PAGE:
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Top 10: Mutton dressed as luxury lamb

The Aston Martin Cygnet was a brave experiment. The ideology behind its creation was straightforward enough - to offer existing customers the opportunity to extend their garage portfolio by offering a city car to match their DB9, Vantage or One-77. The company often spoke of its iQ-based mini car as a the equivalent to a mooring dinghy for the most exclusive of yachts.

But for those who didn't quite understand the £30,000-plus mini car, with a beautiful and bespoke interior, it just looked like poor value for money, and a cynical marketing exercise. Of course, Aston Martin is far from the first - and it won't be the last - carmaker to attempt to build a 'groundbreaking' luxury car out of a more humble small car. Alongside the Cygnet, we line up 10 earlier cars that prove luxury is much more than skin-deep.

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Cadillac Cimarron (1982-1988)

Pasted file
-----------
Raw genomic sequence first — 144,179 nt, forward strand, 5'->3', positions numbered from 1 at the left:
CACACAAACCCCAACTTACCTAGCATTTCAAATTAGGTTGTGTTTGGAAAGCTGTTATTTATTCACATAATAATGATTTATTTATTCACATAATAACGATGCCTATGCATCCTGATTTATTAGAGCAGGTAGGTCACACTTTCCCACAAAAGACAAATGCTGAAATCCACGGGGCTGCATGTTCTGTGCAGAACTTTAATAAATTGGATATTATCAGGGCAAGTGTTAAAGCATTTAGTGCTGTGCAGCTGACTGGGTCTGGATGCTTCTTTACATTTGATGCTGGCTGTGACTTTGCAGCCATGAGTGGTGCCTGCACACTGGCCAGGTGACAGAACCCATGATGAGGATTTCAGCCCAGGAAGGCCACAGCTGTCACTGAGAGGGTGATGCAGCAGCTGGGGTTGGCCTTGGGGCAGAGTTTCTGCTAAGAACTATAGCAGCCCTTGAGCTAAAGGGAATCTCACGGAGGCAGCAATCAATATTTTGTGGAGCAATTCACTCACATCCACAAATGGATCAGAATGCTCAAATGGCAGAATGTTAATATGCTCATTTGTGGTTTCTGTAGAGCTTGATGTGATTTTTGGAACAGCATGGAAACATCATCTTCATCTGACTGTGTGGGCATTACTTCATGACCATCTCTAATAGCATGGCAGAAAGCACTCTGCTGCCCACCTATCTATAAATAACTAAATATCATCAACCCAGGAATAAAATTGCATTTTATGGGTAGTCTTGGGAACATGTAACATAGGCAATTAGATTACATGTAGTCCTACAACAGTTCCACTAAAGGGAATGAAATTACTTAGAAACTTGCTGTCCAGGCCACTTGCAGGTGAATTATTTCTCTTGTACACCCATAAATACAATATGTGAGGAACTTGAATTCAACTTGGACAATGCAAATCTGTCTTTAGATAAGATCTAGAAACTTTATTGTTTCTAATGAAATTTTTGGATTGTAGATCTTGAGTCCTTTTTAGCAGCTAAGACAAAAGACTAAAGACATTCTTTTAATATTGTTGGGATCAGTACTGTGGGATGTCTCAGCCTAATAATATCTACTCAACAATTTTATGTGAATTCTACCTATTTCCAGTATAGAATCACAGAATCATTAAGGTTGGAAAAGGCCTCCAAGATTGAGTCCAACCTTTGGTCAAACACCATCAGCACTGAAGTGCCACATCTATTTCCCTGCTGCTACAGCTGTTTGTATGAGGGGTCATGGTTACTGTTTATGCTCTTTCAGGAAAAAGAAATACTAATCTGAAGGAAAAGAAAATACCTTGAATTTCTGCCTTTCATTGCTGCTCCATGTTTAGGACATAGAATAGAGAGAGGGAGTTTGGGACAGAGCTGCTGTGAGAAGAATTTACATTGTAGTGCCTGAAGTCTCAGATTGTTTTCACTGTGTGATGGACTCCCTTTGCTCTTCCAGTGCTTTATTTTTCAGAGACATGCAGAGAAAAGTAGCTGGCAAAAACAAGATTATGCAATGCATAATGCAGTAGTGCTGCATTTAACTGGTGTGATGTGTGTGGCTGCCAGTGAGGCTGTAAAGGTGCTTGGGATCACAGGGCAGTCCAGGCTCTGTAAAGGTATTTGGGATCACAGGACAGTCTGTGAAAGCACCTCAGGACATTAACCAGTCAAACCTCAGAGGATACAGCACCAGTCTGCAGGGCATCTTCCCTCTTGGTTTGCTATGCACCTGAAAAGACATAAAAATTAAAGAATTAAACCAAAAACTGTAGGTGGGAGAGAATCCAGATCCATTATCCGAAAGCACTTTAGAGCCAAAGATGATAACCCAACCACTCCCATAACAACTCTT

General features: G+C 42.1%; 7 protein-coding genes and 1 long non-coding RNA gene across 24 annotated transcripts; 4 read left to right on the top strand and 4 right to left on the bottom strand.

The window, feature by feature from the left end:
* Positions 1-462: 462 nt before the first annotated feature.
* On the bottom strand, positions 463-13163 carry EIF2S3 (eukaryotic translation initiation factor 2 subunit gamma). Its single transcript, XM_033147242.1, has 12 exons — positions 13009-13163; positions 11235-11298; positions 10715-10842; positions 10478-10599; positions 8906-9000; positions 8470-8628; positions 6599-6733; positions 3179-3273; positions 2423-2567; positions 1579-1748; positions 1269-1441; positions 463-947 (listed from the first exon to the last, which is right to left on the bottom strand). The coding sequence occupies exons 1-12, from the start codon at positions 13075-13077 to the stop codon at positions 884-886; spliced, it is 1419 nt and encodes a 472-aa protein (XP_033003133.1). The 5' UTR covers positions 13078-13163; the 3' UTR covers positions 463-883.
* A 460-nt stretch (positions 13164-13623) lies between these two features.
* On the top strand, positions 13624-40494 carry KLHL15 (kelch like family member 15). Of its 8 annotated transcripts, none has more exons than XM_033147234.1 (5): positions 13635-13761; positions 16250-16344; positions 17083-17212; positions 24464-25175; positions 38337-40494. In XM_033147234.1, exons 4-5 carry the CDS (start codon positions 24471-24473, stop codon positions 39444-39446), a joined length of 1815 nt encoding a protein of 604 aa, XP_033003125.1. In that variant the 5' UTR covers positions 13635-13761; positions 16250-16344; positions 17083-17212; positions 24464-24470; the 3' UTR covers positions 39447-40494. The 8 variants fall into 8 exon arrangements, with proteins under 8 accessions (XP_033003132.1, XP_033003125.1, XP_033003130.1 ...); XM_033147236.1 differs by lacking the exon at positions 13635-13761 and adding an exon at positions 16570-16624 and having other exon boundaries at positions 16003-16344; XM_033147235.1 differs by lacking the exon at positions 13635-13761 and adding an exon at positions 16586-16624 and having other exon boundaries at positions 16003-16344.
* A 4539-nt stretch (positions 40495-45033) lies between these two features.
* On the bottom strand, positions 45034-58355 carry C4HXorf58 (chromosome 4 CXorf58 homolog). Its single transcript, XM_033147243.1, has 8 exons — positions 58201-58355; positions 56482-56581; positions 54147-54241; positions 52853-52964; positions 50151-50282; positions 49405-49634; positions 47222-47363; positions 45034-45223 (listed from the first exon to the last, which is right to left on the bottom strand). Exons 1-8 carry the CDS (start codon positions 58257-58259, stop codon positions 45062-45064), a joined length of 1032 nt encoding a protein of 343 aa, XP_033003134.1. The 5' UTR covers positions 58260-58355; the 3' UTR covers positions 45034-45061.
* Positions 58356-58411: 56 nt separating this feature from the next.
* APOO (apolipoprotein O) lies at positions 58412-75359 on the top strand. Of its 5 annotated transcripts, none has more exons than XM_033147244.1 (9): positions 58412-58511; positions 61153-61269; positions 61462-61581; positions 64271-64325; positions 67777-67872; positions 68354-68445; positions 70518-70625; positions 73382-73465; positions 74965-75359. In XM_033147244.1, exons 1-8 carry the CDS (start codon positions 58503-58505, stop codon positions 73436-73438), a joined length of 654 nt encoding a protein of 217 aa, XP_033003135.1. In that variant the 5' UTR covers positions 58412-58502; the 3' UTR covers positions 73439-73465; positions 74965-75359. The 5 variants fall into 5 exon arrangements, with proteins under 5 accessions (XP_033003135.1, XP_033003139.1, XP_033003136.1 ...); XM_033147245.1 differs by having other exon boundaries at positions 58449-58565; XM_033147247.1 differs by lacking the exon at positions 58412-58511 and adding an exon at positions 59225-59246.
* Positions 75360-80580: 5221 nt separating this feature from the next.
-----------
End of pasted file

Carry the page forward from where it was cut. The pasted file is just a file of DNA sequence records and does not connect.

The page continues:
In simple terms, the Cimarron was a General Motors J-body car (the Cavalier Mk2 in the UK) wearing the corporation's most glamorous and exclusive nameplate. To justify its price, which was double that of its Chevrolet equivalent, the Cimarron received lashings of plasti-chrome, alloy wheels, air conditioning and swathes of wood inside. Like all of the cars in this top 10, the thinking behind the Cimarron was sound, but the execution was lacking.

The Cimarron's life coincided with a drastic drop in Cadillac's market share in the USA, as it wreaked untold damage on the company's reputation. Heart of the Cimarron's lack of appeal was its poor performance, which was only solved with the addition of the V6 engine (to supplement the old Iron Duke) during the final year of production.


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